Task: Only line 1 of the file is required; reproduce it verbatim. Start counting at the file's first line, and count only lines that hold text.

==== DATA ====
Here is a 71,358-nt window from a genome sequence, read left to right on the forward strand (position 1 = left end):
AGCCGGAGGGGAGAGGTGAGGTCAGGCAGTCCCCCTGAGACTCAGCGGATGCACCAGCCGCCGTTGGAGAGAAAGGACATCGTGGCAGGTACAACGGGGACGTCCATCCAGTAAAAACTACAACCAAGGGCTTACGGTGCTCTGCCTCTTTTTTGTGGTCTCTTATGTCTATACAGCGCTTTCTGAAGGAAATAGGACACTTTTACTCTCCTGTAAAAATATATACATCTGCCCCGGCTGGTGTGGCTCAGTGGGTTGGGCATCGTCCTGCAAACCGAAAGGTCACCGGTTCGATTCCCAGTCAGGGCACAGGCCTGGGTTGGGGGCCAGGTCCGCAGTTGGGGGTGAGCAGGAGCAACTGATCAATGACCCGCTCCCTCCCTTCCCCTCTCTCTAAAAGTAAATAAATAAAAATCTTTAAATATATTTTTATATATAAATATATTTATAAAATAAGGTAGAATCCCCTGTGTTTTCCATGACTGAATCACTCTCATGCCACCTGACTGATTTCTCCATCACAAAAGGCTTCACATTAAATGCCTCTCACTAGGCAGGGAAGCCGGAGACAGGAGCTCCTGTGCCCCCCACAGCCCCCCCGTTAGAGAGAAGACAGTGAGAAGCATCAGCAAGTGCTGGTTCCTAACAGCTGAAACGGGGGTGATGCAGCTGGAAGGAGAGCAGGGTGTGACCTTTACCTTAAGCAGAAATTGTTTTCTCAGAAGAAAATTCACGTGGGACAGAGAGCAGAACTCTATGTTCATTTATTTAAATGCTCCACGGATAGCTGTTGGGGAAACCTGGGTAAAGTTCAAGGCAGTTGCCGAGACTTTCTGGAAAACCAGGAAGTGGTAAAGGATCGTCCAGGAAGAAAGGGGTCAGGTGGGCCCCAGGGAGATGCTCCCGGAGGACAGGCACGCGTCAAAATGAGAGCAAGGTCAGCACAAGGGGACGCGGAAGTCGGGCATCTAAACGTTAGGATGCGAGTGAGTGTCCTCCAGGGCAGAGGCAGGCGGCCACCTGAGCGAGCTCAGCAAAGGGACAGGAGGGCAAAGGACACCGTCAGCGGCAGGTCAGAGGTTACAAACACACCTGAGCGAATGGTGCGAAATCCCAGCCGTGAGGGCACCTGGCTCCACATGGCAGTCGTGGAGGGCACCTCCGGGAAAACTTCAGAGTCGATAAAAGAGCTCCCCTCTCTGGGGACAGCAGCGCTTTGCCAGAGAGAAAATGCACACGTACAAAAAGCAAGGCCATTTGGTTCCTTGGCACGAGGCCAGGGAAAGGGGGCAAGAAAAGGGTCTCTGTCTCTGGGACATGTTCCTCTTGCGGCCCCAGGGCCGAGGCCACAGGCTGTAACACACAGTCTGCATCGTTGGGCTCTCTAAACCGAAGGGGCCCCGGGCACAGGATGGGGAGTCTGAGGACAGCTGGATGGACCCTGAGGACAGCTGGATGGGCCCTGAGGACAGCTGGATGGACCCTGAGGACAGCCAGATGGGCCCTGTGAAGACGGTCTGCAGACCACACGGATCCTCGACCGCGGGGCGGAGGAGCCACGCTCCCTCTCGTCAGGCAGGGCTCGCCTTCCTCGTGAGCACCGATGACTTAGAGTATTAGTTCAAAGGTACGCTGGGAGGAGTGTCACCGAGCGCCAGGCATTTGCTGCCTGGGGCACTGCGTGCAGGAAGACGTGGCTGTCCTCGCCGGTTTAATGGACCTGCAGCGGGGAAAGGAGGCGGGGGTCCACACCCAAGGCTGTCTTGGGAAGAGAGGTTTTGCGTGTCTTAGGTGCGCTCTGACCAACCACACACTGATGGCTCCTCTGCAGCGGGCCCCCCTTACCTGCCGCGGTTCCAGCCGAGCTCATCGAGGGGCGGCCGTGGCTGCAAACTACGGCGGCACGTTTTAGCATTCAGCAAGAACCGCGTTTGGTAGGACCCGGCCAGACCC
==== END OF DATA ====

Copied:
Here is a 71,358-nt window from a genome sequence, read left to right on the forward strand (position 1 = left end):